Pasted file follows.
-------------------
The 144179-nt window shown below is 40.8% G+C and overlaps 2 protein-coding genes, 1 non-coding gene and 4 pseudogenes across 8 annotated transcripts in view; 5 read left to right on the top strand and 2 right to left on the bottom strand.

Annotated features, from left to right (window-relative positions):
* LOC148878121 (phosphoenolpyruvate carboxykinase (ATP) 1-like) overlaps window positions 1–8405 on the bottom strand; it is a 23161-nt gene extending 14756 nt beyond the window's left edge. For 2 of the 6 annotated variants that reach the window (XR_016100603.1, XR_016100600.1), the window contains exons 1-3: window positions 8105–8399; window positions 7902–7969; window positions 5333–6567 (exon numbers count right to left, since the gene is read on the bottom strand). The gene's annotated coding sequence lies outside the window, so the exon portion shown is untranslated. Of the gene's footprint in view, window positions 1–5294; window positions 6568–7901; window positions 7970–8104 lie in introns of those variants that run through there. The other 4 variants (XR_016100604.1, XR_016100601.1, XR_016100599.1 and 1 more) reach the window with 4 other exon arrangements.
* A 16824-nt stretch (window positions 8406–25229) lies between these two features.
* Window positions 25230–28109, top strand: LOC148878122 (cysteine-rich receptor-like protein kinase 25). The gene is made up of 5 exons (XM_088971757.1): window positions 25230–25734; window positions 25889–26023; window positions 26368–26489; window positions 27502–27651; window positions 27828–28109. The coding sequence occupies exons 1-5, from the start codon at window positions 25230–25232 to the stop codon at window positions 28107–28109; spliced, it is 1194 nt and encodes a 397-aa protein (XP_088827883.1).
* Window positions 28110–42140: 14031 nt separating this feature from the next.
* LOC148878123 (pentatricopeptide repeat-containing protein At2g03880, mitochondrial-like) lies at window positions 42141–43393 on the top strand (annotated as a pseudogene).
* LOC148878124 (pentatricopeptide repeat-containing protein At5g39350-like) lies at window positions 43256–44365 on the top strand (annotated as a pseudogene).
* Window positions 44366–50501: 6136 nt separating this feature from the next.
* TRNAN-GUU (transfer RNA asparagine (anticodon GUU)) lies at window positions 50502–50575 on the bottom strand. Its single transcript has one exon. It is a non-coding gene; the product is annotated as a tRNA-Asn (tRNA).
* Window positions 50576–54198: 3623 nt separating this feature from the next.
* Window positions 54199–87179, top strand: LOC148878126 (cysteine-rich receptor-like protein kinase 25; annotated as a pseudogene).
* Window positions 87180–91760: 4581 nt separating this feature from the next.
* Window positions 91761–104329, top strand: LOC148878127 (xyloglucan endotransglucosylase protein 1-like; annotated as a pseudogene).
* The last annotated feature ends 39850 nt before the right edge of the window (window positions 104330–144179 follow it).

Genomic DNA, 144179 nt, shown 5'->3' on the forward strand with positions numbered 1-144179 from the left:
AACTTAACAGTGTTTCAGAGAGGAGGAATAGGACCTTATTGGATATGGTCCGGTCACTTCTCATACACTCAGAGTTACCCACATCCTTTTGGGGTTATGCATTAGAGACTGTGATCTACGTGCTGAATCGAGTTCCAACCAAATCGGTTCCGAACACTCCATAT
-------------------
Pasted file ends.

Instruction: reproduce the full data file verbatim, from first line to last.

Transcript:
The 144179-nt window shown below is 40.8% G+C and overlaps 2 protein-coding genes, 1 non-coding gene and 4 pseudogenes across 8 annotated transcripts in view; 5 read left to right on the top strand and 2 right to left on the bottom strand.

Annotated features, from left to right (window-relative positions):
* LOC148878121 (phosphoenolpyruvate carboxykinase (ATP) 1-like) overlaps window positions 1–8405 on the bottom strand; it is a 23161-nt gene extending 14756 nt beyond the window's left edge. For 2 of the 6 annotated variants that reach the window (XR_016100603.1, XR_016100600.1), the window contains exons 1-3: window positions 8105–8399; window positions 7902–7969; window positions 5333–6567 (exon numbers count right to left, since the gene is read on the bottom strand). The gene's annotated coding sequence lies outside the window, so the exon portion shown is untranslated. Of the gene's footprint in view, window positions 1–5294; window positions 6568–7901; window positions 7970–8104 lie in introns of those variants that run through there. The other 4 variants (XR_016100604.1, XR_016100601.1, XR_016100599.1 and 1 more) reach the window with 4 other exon arrangements.
* A 16824-nt stretch (window positions 8406–25229) lies between these two features.
* Window positions 25230–28109, top strand: LOC148878122 (cysteine-rich receptor-like protein kinase 25). The gene is made up of 5 exons (XM_088971757.1): window positions 25230–25734; window positions 25889–26023; window positions 26368–26489; window positions 27502–27651; window positions 27828–28109. The coding sequence occupies exons 1-5, from the start codon at window positions 25230–25232 to the stop codon at window positions 28107–28109; spliced, it is 1194 nt and encodes a 397-aa protein (XP_088827883.1).
* Window positions 28110–42140: 14031 nt separating this feature from the next.
* LOC148878123 (pentatricopeptide repeat-containing protein At2g03880, mitochondrial-like) lies at window positions 42141–43393 on the top strand (annotated as a pseudogene).
* LOC148878124 (pentatricopeptide repeat-containing protein At5g39350-like) lies at window positions 43256–44365 on the top strand (annotated as a pseudogene).
* Window positions 44366–50501: 6136 nt separating this feature from the next.
* TRNAN-GUU (transfer RNA asparagine (anticodon GUU)) lies at window positions 50502–50575 on the bottom strand. Its single transcript has one exon. It is a non-coding gene; the product is annotated as a tRNA-Asn (tRNA).
* Window positions 50576–54198: 3623 nt separating this feature from the next.
* Window positions 54199–87179, top strand: LOC148878126 (cysteine-rich receptor-like protein kinase 25; annotated as a pseudogene).
* Window positions 87180–91760: 4581 nt separating this feature from the next.
* Window positions 91761–104329, top strand: LOC148878127 (xyloglucan endotransglucosylase protein 1-like; annotated as a pseudogene).
* The last annotated feature ends 39850 nt before the right edge of the window (window positions 104330–144179 follow it).

Genomic DNA, 144179 nt, shown 5'->3' on the forward strand with positions numbered 1-144179 from the left:
AACTTAACAGTGTTTCAGAGAGGAGGAATAGGACCTTATTGGATATGGTCCGGTCACTTCTCATACACTCAGAGTTACCCACATCCTTTTGGGGTTATGCATTAGAGACTGTGATCTACGTGCTGAATCGAGTTCCAACCAAATCGGTTCCGAACACTCCATAT